Go low- and high-tech for new year’s organization

Go low- and high-tech for new year's organization

Entering the new year is like hitting a grand refresh button, granting people and their businesses a sort of psychological reprieve to rethink their situations and strategies and overhaul old, inefficient practices. In essence, the new year is a chance to reorganize or, for many, an opportunity to get organized in the first place.

As companies march into another year, however, they are often bombarded with new ways to structure their schedules, priorities and even hierarchies. Cloud-computing is the new way to organize data, while predictive metrics may become an essential means of recruiting, according to Ere.net. However, getting organized doesn't always have to be so technologically focused, nor does it need to be so sophisticated. Rather businesses in the 21st century might prosper better if they learn to utilize both low-tech and high-tech means of organization, starting, of course, with a calendar. 

Keep it simple
Inc. Magazine recently gave readers 6 tips for getting organized, one of them being to clean up their workspace. A cluttered work area makes it harder to find necessary documents and can also just be distracting while one works. Some may take this as an invitation to completely clear off their desks with one sweeping gesture of their arms and switch into entirely digital workspaces. While this can make for a very Spartan and organized desk, workers may want to hold onto their calendars. Having a physical calendar on hand may be a great way to better visualize and internalize your schedules and goals. 

A study from the University of Stavanger's Reading Centre from a few years ago found that different parts of the brain are activated when reading letters learned through handwriting as opposed to learning through typing on a keyboard. According to the study's press release, this could suggest that the learning process is affected in different ways when typing or writing by hand. While more research is needed to justify these claims, people's own anecdotal experiences could help determine whether writing out their own schedule helps them better visualize their day on a person-by-person basis. A pocket calendar can be a good low-tech way to map out schedules on the daily commute, and the physical object could serve as a visual reminder of a renewed resolution to be diligent about planning efforts.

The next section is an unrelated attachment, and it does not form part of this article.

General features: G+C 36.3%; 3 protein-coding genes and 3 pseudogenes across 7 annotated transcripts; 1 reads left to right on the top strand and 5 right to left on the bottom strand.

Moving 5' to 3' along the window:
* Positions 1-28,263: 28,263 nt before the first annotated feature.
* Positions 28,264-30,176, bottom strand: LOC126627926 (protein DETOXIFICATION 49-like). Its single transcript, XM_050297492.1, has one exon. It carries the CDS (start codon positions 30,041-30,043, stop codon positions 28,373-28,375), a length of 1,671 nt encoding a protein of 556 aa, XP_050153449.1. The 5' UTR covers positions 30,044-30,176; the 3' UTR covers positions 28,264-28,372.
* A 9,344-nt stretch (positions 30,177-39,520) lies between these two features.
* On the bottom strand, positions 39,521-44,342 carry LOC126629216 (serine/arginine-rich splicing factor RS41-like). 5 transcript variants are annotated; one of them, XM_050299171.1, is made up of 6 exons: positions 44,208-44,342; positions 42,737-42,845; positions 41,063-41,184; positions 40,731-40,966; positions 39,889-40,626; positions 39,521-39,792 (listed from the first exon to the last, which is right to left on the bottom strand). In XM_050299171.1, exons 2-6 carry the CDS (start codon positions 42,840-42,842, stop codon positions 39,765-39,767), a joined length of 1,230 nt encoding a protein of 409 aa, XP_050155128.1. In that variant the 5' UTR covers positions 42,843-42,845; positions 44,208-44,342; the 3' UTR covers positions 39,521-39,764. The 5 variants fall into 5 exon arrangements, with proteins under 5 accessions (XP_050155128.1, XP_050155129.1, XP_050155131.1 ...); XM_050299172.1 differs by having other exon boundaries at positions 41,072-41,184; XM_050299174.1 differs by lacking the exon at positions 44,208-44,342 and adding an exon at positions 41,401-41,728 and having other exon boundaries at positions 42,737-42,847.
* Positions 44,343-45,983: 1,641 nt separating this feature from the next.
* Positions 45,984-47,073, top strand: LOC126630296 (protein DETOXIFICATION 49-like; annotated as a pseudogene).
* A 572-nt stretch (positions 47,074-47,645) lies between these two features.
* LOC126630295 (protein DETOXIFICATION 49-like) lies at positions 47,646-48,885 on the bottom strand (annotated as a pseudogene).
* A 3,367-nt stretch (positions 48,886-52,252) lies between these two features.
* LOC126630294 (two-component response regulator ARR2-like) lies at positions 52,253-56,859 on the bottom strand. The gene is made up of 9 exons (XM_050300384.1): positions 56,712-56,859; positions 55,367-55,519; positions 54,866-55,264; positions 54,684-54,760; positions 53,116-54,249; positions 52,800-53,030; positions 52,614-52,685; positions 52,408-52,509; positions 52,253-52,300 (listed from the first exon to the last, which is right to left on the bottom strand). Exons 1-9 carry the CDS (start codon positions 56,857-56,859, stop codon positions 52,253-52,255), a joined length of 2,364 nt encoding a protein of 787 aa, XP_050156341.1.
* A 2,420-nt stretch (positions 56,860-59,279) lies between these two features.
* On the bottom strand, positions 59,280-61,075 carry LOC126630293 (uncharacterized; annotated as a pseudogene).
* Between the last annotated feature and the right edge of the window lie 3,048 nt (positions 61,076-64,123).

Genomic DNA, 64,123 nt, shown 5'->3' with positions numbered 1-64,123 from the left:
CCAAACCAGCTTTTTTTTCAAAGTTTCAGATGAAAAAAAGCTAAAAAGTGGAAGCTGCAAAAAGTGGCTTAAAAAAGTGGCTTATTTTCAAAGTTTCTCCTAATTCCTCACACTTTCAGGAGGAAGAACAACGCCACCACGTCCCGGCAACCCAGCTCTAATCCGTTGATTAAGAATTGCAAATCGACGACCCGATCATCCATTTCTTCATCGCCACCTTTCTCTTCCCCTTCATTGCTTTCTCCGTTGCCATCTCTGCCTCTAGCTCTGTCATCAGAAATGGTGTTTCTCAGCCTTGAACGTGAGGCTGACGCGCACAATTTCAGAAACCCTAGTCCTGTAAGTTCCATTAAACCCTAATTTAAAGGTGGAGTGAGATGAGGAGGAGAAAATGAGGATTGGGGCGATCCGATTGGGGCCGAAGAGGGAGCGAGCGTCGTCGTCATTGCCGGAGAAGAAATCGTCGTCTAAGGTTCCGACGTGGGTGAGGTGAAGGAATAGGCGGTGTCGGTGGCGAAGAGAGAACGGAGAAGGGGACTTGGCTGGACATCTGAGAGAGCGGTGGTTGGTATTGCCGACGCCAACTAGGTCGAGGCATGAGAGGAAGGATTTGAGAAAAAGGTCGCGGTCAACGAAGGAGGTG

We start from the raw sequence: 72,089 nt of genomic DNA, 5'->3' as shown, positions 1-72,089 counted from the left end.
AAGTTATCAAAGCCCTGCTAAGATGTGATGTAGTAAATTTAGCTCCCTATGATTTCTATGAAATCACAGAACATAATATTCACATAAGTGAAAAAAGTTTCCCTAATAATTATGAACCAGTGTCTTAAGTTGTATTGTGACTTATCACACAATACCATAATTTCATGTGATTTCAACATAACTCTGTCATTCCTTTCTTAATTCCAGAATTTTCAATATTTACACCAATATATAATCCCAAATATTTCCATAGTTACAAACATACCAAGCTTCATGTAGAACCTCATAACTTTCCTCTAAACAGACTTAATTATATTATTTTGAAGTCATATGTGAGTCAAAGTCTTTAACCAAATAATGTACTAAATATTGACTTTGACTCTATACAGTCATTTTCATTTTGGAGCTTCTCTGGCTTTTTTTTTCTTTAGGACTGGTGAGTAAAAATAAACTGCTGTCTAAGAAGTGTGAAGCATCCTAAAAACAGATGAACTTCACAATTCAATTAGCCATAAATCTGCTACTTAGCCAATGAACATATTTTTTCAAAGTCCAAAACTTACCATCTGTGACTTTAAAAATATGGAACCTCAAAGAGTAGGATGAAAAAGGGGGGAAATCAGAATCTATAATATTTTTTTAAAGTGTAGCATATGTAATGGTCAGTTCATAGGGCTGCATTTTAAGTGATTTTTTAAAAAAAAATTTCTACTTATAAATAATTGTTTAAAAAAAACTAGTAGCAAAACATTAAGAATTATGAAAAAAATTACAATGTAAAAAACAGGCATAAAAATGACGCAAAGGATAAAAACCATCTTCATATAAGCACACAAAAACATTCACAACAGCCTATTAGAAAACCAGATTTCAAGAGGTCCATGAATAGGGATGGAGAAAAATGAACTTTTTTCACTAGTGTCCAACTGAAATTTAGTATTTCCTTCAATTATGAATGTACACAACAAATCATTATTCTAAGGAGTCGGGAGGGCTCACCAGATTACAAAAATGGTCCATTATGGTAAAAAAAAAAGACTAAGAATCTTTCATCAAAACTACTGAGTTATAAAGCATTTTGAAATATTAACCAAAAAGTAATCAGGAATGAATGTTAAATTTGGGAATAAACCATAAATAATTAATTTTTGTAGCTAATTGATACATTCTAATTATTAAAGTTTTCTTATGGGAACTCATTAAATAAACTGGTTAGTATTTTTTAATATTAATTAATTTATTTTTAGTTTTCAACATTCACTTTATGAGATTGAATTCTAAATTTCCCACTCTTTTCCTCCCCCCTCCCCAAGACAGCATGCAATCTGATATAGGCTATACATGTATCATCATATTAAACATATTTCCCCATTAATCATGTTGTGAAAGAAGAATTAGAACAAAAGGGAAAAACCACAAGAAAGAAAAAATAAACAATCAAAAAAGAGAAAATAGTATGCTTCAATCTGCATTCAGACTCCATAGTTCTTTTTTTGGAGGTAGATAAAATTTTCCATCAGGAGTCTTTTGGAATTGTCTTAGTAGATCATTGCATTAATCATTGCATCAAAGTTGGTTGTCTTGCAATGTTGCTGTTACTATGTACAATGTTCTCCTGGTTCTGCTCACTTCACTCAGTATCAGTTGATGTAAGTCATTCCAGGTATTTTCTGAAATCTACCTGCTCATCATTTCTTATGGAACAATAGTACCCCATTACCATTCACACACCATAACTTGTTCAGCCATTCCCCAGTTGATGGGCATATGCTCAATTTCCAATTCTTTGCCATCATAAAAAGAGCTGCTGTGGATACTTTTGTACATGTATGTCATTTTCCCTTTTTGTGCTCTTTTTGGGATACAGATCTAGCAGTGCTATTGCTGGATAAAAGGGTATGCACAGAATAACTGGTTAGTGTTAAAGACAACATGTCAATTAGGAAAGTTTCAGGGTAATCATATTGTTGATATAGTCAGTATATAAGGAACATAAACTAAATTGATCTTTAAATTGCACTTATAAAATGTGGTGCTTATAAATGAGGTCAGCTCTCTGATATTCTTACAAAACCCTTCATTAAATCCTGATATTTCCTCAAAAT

Go high-tech
It's also important to know what Inc. Magazine also stated, "whether it's an old-fashioned desk calendar or the latest synced-across-ten-devices app-based wonder, the key is to use it religiously."

Physical personal calendars can be a helpful and inexpensive investment, but for businesses that have also already invested in high-tech smartphones and already have their calendar situation figured out, then there are also some organizational apps with which paper schedules just can't compete. The last few years have seen a wave of app development that can be hard to sift through. However, Forbes and Business Insider have already located some of the best. 

Businesses can benefit greatly from organizing their lines of communication. Basecamp is one of the most-used project management apps in startup circles according to Business Insider, allowing people to keep track of projects and coordinate among colleagues and clients. WhatsApp, according to Forbes, is a free group chat app that allows for paper trails, so that users can share logs, notes, photos and screenshots as they talk. When people need to find notes on a meeting, they just return to the app. 

Organization isn't just about trimming desks and inboxes of unnecessary materials, its also about learning how to better organize the influx of new information. Pocket, another app featured in Business Insider, lets users clip anything that might pique their interest on the Web and save for future inspiration. 

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